JASTA: a poison pill for President Trump
25 Jan 2017|

Image courtesy of Pixabay user WikiImages.

In its dying moments the 114th Congress passed a bill, the Justice Against Sponsors of Terrorism Act, and then, for the only time in Barack Obama’s presidency, overrode his veto. The legislation negates the international legal principle of ‘sovereign immunity’ for governments, permitting parties injured by terrorist acts in the United States to sue foreign governments where complicity in an act of terrorism is proven.

That possibility already exists for states officially designated as sponsors of terrorism. Saudi Arabia isn’t one of these. However, the legislation has Riyadh right in the frame for the 9,000 victims (killed and injured), and their families, of the 9/11 attacks. The bill was passed on the 15th anniversary of that atrocity. 9/11 families’ and survivors’ organisations campaigned for JASTA for a long time, conscious of the US$2.7 billion compensation settlement in the case brought against Libya’s Gaddafi government for the Lockerbie bombing, which averaged $10 million for each affected family.

JASTA is a disaster. It has massive ramifications for Saudi–American relations, including bilateral collaboration in the struggle against fundamentalist terror. There’s also the clear prospect of copycat legislation in other countries aimed at American assets. As the EU delegation in the United States argued in September 2016:

‘State immunity is a central pillar of the international legal order. Any derogation from that principle of immunity bears the inherent danger of causing reciprocal action by other states and on erosion as such. The latter would put a burden on bilateral relations between states as well as the international order as a whole.’

They know whereof they speak. In Belgium in 1999 a new law gave its courts’ jurisdiction for crimes against humanity anywhere in the world. Bush administration officials then had complaints filed against them prompting a threat from Washington to remove the NATO headquarters from Brussels. The Belgian law was repealed in 2003.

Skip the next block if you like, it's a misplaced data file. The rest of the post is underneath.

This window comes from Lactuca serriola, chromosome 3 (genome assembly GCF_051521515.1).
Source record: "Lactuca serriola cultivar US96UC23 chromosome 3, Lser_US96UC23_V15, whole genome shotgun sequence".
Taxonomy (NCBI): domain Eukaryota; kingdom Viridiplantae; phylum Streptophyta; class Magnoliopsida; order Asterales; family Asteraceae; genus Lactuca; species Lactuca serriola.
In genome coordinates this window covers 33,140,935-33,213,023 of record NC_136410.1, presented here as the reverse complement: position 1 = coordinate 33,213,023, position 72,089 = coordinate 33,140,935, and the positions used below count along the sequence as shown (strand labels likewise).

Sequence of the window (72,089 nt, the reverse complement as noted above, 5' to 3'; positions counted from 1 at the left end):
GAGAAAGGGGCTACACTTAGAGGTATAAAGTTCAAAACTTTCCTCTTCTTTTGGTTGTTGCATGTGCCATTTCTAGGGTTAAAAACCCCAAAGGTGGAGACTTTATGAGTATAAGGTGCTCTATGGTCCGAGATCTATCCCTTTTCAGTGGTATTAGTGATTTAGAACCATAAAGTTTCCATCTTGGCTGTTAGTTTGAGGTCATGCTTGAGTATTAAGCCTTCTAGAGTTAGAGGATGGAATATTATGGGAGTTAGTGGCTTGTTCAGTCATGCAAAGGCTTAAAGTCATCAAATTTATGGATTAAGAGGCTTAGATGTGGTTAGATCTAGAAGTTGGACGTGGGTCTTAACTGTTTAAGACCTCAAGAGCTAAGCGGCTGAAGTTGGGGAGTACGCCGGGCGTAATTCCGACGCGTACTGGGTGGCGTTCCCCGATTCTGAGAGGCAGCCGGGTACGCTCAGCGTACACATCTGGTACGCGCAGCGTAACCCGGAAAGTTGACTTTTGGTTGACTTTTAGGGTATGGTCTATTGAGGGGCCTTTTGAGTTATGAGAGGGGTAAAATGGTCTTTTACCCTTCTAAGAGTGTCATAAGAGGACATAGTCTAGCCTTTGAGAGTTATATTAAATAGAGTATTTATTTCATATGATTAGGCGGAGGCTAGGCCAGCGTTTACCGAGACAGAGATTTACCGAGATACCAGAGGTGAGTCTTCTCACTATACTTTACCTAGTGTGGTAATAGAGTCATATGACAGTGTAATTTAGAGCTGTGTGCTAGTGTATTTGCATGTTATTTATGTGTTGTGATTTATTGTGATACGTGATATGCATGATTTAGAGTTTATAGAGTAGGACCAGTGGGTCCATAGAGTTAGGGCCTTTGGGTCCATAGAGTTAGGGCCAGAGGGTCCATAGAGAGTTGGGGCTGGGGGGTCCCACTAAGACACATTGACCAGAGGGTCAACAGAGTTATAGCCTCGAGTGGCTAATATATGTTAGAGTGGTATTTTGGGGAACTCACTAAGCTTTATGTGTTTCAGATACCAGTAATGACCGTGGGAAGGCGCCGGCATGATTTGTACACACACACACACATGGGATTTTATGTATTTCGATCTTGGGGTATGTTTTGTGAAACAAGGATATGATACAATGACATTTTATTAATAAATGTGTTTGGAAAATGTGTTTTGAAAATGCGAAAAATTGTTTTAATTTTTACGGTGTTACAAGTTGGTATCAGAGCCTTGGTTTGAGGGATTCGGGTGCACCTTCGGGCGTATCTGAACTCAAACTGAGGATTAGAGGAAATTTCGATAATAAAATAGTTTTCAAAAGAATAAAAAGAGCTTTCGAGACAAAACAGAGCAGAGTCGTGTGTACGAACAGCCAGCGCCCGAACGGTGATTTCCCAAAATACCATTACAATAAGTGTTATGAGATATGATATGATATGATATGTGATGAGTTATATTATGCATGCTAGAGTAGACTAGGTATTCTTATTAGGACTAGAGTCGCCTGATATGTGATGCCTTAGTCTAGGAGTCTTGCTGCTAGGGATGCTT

JASTA was strongly supported by now Democrat Senate minority leader, Chuck Schumer of New York. But the real driving force was the Republicans in the House and Senate, who were out to embarrass Obama, extracting advantage in the lead-up to November’s elections. Candidate Trump enthusiastically attacked Obama for his subsequently-overridden veto. Republican senators even attacked Obama for not doing enough to stop them!

Now the problem is in Trump’s lap.

No evidence of official Saudi collusion in the 9/11 attacks has emerged in the years since including in the recently published secret parts of the comprehensive official report on the investigation of the attack. However, pursuit of that claim, and any others yet to be made, could place before the courts comprehensive details of American intelligence collections, putting at risk critical collaboration with American partners in the Middle East and elsewhere. Saudi investment in the United States is around US$800 billion. They’ve threatened to sell up—not an easy task. However, they could determine to no longer peg the riyal to the U.S. dollar which they have done to their cost. As a group of former defence and intelligence leaders wrote to President Obama and Congress: ‘[The Saudis] have been willing to pay a steep price in the form of declining dollar reserves for the sake of their alliance with the United States.’ If they were to conclude that the peg served no strategic purpose and removed it, ‘such a development would, of course, directly undermine the dollar in global currency markets.’

More to the point, copycat legislation in other countries would adversely affect the United States which has more assets spread across the globe. US officials conducting global counterterrorism operations including drone, air and special forces actions would be vulnerable once sovereign immunity removed.

It isn’t easy to see Congress reversing itself. Likewise, it’s not easy to see President Trump, with his well-known proclivity to “double down” on positions he has taken, do otherwise on this. There’s no real deal here to be had. Whatever one’s thoughts on the Saudi Kingdom, the balance of advantage in the relationship lies heavily with the US. The Saudis have been a strong supporter in the struggle with terror and they’re also a big defence customer of the US. Under Obama, around $50 billion worth of defence equipment was acquired by the Saudis—three times than under his predecessor.

The Republicans in Congress, having perceived problems with the legislation, undertook to examine the issue in the new Congress. The JASTA legislation leaves in place a capacity to delay court actions. The Administration can intervene to assert that it is trying to resolve the issues involved in litigation, with the relevant government. The stay in proceedings lasts six months and is renewable. That will pit the aggrieved party effectively against their own government. It’ll be a major impediment to building community trust in government endeavours if government’s effectively arguing against its citizens.

Congress have kicked a massive ‘own goal’ in an arena where American leadership is crucial. We have personnel in the field in this struggle and we need to raise it with the new Administration, and with Congress, at the earliest opportunity.